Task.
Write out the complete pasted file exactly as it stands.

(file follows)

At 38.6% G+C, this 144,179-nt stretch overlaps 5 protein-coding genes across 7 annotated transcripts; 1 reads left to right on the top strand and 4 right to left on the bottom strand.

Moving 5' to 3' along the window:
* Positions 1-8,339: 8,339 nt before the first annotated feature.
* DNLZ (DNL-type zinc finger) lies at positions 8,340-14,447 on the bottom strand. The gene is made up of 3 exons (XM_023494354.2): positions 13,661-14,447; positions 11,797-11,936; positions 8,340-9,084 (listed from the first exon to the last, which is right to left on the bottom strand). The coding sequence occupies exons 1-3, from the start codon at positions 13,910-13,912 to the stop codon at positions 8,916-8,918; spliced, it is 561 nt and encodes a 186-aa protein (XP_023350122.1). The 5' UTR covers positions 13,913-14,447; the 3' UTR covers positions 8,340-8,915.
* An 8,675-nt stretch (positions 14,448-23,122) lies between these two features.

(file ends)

At 38.6% G+C, this 144,179-nt stretch overlaps 5 protein-coding genes across 7 annotated transcripts; 1 reads left to right on the top strand and 4 right to left on the bottom strand.

Moving 5' to 3' along the window:
* Positions 1-8,339: 8,339 nt before the first annotated feature.
* DNLZ (DNL-type zinc finger) lies at positions 8,340-14,447 on the bottom strand. The gene is made up of 3 exons (XM_023494354.2): positions 13,661-14,447; positions 11,797-11,936; positions 8,340-9,084 (listed from the first exon to the last, which is right to left on the bottom strand). The coding sequence occupies exons 1-3, from the start codon at positions 13,910-13,912 to the stop codon at positions 8,916-8,918; spliced, it is 561 nt and encodes a 186-aa protein (XP_023350122.1). The 5' UTR covers positions 13,913-14,447; the 3' UTR covers positions 8,340-8,915.
* An 8,675-nt stretch (positions 14,448-23,122) lies between these two features.